Do Is the New Disrupt
Collecting a half-dozen engineers in a snowbound mountain cabin is a surprisingly effective way to get creative. So are Friday afternoon “break talks” with engineers lounging, connected by a video wall to coworkers in other locations. Fostering leading-edge innovation has always been top priority. Just as important in start-ups as it is for Fortune 100s.
An innovative workforce is no longer desirable for only “the few.” It is a necessity to stay relevant.
It’s not surprising that KPMG’s 2016 CEO Outlook showed that most CEOs feel the same. A significant majority indicate that they need to foster innovation in their organizations and proactively address the disruption in today’s business climate. The stakes are high.
- Over 80% of CEOs surveyed are concerned whether their current products will be relevant to customers in three years.
- Almost half believe their organizations will have transformed into significantly different entities by then.
That is disruption on an enormous scale. But, when every company must disrupt just to survive, disruption loses its meaning. It’s time for CEOs to aim higher, to enable their workforces to deliver creative ideas at the same time they’re “getting things done” – fast.
A create-and-do mindset gets the stuff done that helps companies grow. It improves retention, shareholder confidence and, importantly, customer satisfaction. An innovative idea is worth nothing if you don’t bring it to market and make sure it’s relevant to customers. Do is the new disrupt.
The Employee Complaint: More Mad Men than Iron Man
Most employees want to be innovative, but say they don’t have the tools and resources they need to get it done. According to Gallup, only 13% of adults feel engaged at work. That’s shocking! And even our most basic form of collaboration, meetings, works against innovation. Employees believe that 50% of meetings are wasted time – one out of two!
Forrester recently reported on the importance of the physical world in innovation. How well an employee works is impacted by their physical workspace, and employees want to be in innovative workspaces. Yet so many of the places we collaborate, like our meeting rooms, haven’t evolved in decades. Is your conference room more Mad Men than Iron Man?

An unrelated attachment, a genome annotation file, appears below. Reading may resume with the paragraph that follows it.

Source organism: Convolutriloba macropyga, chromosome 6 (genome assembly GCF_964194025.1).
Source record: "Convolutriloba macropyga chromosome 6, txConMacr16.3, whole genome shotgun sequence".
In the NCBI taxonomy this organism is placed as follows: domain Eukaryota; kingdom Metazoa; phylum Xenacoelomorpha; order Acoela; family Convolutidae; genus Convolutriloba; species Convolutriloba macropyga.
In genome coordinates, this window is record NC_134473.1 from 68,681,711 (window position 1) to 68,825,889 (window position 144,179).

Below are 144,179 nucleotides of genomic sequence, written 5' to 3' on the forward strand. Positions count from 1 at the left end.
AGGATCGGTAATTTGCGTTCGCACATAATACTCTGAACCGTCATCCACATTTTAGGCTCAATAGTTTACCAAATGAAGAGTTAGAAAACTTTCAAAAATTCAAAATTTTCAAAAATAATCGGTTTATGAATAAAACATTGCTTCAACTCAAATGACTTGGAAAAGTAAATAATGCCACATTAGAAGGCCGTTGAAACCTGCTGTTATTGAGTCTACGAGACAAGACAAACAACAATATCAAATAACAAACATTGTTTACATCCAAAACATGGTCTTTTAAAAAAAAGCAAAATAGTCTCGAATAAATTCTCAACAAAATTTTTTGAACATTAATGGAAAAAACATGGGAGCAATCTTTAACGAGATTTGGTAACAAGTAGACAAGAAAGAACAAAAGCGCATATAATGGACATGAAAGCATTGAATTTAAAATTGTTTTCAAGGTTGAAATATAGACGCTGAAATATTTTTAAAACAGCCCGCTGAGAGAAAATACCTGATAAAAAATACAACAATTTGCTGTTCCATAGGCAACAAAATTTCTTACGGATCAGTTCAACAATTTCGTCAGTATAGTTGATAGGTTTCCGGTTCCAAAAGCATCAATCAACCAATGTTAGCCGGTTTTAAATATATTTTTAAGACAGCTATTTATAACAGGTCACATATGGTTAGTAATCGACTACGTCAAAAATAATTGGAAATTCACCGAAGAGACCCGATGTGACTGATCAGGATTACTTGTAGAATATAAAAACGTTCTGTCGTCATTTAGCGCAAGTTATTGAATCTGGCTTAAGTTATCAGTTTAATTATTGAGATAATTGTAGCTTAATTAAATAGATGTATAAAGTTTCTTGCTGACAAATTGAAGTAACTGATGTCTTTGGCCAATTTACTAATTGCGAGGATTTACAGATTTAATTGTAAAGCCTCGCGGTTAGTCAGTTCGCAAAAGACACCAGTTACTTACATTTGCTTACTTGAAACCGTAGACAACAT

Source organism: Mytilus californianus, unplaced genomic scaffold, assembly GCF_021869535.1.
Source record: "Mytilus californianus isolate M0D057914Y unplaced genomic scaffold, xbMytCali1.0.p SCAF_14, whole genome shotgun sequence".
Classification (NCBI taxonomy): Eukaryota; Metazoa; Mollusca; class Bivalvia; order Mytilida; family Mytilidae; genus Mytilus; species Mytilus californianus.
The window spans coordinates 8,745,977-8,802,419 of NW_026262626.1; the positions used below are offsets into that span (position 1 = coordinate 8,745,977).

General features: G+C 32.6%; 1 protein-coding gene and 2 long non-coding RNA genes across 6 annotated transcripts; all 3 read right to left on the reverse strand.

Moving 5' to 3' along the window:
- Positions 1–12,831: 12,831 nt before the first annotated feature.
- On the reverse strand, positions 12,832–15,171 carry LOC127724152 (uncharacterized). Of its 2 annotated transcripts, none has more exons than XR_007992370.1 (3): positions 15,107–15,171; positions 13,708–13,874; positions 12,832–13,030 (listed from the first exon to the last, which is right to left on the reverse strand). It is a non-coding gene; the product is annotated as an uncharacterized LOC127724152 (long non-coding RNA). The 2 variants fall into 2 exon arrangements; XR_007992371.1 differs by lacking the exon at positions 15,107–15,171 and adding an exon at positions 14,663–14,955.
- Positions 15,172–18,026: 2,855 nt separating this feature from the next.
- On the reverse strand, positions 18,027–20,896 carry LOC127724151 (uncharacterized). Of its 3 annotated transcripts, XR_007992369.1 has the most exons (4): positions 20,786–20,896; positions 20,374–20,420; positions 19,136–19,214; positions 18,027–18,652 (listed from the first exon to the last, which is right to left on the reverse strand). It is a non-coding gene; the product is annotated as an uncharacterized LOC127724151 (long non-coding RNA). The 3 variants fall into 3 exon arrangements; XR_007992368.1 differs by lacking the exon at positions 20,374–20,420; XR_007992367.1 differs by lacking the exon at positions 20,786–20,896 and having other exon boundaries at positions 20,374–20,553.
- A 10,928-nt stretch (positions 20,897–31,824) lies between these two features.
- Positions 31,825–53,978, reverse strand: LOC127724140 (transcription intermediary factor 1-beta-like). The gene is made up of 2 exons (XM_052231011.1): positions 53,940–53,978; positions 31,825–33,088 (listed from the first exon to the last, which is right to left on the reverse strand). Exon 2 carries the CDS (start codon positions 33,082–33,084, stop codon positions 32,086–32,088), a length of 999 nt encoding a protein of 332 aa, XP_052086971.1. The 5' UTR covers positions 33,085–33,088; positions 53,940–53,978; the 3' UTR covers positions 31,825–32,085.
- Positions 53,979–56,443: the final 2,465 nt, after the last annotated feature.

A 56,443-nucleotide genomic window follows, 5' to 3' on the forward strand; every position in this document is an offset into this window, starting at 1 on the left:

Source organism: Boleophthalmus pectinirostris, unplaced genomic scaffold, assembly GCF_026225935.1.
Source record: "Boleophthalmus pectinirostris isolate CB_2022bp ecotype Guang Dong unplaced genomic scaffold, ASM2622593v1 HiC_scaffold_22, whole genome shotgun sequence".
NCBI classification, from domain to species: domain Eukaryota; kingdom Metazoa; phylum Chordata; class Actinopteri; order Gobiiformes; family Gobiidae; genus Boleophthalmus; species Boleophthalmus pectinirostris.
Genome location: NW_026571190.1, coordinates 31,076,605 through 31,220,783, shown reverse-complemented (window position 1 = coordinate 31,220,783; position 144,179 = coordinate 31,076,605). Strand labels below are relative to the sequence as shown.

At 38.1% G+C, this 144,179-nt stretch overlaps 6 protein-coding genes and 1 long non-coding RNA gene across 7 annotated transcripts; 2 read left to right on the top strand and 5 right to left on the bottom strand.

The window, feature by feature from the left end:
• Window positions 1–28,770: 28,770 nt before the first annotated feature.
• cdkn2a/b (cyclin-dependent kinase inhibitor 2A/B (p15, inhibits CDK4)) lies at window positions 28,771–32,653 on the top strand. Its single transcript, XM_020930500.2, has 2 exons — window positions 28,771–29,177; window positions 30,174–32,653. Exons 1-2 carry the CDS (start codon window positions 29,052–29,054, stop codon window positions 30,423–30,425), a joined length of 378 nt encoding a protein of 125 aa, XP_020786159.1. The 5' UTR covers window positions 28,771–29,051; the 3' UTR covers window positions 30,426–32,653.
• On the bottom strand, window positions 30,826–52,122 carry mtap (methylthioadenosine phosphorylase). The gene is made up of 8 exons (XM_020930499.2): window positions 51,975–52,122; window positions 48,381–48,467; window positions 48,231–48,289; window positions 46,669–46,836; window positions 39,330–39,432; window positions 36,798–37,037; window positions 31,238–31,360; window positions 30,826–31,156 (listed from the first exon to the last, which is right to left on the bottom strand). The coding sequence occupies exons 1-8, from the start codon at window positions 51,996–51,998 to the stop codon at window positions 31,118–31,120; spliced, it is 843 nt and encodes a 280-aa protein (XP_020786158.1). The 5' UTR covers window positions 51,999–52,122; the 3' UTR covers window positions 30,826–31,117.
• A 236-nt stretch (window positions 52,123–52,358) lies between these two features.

Employees are of course right. Two billion of them globally use smartphones, touching them an average of 2,600 times per day as they do everything from navigating traffic to drawing to learning. The magic combination of hardware, software, and apps is our personal gateway to creating and doing. But workplace tools are not yet measuring up to this.
The Intersection of Psychology and Technology
For great products to take off, it takes the right timing of two forces coming together: psychology and technology. People need to be excited by the possibilities and the experience of using a product — the psychology. At the same time, the technology must be ready to provide an amazing experience.
A couple billion smartphone and tablet users have embraced the magical combination of hardware, software, and apps for creating and doing. I feel pretty confident in saying that the psychology was there to make the revolution happen.
That same combination has not been available for teams in the workplace. Getting it right presents an amazing opportunity to change the way we meet. And to enable an innovative workforce.
The collaboration industry has been taking small steps toward this intersection of technology and psychology for a long time. Register to watch live on January 24 as we make the leap.